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Noticed on the way into work this morning


 

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Sometimes, even after many years, you notice what a pretty city Ottawa can be.


 
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Noticed on the way into work this morning

  1. It looks especially good under eight feet of snow.

    Enjoy.

  2. yes, i always enjoy walking on rideau past parliament… sometimes, hidden in downtown you forget that it exists.

  3. Best city in Canada hands down!

  4. …if you like old people, computer people and government people, Ottawa is the place to be!

  5. Often they’re the same person.

  6. I’m cold just looking at that picture. After 7 years in Ottawa, I’m glad to be gone. (Nice place to visit and all that…)

  7. I used to love cycling down the path along the Rideau and then back up along the canal, particularly in the fall. Ottawa is far too maligned.

  8. Fall is definately Ottawa’s season: the weather is still warm enough to enjoy the outside, the changing leaves get picturesque, and most of the summer tourist rush is gone.

  9. Every time I cross the Corktown footbridge and look down the canal at Chateau Laurier and the Parliament Buildings it’s hard to remember why so many people hate this place.

  10. They don’t hate the place, they hate the symbol.

  11. Fall is definately Ottawa’s season: the weather is still warm enough to enjoy the outside, the changing leaves get picturesque, and most of the summer tourist rush is gone.

    Too bad it lasts like 3 weeks :(

  12. The Confederation Block.
    I’ve always thought that is one of the most unjustly ignored buildings in Ottawa, possibly because I used to work there. It’s off to the west and down the Hill from all the tourist attractions, but when you stop to look at it from that angle, it’s pretty damn impressive. It’s not just that gothic stone architecture, but the sheer bulk of the thing rising up, like a bookend to the Chateau Laurier.
    A large number of MPs have their offices there. The address isn’t as desirable as Centre Block but the offices are larger and there was more of a sense of community among the people who worked there (at least there was a century ago in the 90s).

  13. A national capital _should_ be a showcase, so I don’t begrudge it them for a second, but let us please remember, that it is largely the tax $$ from the rest of Canada flowing into the ‘National Capital Region’ that pays for the parks, monuments, and buildings and pays the salaries of the people paying the municipal taxes.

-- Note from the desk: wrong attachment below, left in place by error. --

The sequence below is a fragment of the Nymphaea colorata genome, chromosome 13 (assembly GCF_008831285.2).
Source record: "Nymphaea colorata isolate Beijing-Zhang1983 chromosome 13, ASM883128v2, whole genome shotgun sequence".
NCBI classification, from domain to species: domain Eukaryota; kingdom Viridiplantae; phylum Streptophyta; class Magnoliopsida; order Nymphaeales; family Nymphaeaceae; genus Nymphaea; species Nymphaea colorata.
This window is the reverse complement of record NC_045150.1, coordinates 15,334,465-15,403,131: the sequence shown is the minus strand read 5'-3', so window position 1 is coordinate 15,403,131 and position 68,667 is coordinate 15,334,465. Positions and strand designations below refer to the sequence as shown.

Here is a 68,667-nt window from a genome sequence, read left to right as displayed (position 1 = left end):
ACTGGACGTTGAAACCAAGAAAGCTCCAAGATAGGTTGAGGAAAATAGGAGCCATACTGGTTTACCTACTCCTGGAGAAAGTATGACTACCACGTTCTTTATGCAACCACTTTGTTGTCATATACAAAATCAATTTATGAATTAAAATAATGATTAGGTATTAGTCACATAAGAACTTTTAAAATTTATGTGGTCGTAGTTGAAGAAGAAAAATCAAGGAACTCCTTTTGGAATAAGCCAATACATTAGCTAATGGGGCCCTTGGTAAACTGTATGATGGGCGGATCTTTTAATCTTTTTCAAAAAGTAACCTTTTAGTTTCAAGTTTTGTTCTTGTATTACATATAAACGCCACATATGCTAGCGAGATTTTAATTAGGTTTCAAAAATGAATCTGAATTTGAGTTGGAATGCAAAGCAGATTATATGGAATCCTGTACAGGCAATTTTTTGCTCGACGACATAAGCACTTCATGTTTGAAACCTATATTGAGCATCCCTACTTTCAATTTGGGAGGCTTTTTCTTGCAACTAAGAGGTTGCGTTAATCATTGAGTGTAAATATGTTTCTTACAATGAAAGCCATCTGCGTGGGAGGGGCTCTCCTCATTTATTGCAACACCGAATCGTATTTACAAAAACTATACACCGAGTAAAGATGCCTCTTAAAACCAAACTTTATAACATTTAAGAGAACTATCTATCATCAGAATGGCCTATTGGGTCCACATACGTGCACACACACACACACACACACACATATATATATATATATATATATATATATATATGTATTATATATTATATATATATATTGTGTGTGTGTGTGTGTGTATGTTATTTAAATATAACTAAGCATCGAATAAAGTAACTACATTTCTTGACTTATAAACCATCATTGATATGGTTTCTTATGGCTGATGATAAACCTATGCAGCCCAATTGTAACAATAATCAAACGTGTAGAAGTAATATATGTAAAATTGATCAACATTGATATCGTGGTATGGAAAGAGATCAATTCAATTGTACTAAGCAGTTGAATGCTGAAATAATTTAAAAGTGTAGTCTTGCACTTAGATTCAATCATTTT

14. Paul
    I grew up in Nepean and failed to appreciate Ottawa until I moved back years later. I live in Chelsea, and the drive across the bridges, any of them, is a treat. The view of the Hill over the river is superb. Ottawa has great natural beauty, and the architecture downtown- Parliament, the gallery, the churches, the canal, the museum across the river, are all first rate. Throw in the Gats north of the city, and Ottawa really competes with Quebec and Vancouver for Canada’s most beautiful city.

    Its not Toronto or Montreal (or Halifax or Vancouver or Quebec or Winnipeg or Edmonton) in terms of cultural activity, but if you enjoy the outdoors, Ottawa is unmatched- skiing, skating, hiking, camping, rivers, Gat Park. You could spend a life doing wilderness camping within 2 hours of Ottawa and never sample every great spot.

  15. My favourite parliamentary stroll is still the path behind East Block, which takes you past the Famous Five Suffragettes Who Held Less Progressive Views On Eugenics, with the wrought iron gate, the river, the locks and the Chateau on one side and the prettiest building on the Hill on the other. Best experienced mid-summer during the golden hour. (Provided you don’t get attacked by a starling inside the gates, which totally happened to me a few years ago, on the same day that the PM’s goons threw me out of a Centre Block elevator.)

  16. You were thrown out of an elevator?
    What ever were you doing, Kady?

  17. NOTHING! I swear! I was just trying to get to the cafeteria after QP. I didn’t even realize *why* I was being blocked from entry by a half dozen earpiece-sporting security guys — “Take the next one,” one suggested. “The next one? Is he kidding? It’s an *elevator*.” I remember thinking at the time — until a half second before the doors closed (with me on the other side), when I spotted the PM in the very back of the crowd, staring fixedly in the other direction.

  18. The guards probably read your blog and correctly classified you as a security threat.

  19. PM doesn’t have to wait for the elevator?

  20. My threat level tends to be inversely proportional to my blood sugar, so really, it is in everyone’s interest not to resort to extraordinary measures to keep me from grabbing that all important post-QP datesquare.

  21. I guess the escalators are too far away or otherwise inconvenient.

  22. Or, as is, in fact, the case, frustratingly nonexistent.

  23. I meant the non-moving ones.

  24. Come one, guys! Maybe he sprained his ankle….
    (yeah, I’m grasping at straws)

  25. “non-moving escalators.”

    You in government, Dot? Only three words where one would have done nicely? Please try harder.

    Although you get partial credit for the verbiage in the inevitable French translation, it has a poetic ring to it: escalier roulant non-roulant,

    En roulant ma boule…

  26. “non-moving escalators.”

    You in government, Dot? Only three words where one would have done nicely? Please try harder.

    Although you get partial credit for the verbiage in the inevitable French translation, it has a poetic ring to it: escalier roulant non-roulant,

    En roulant ma boule…

  27. With words so concise, they said it twice.

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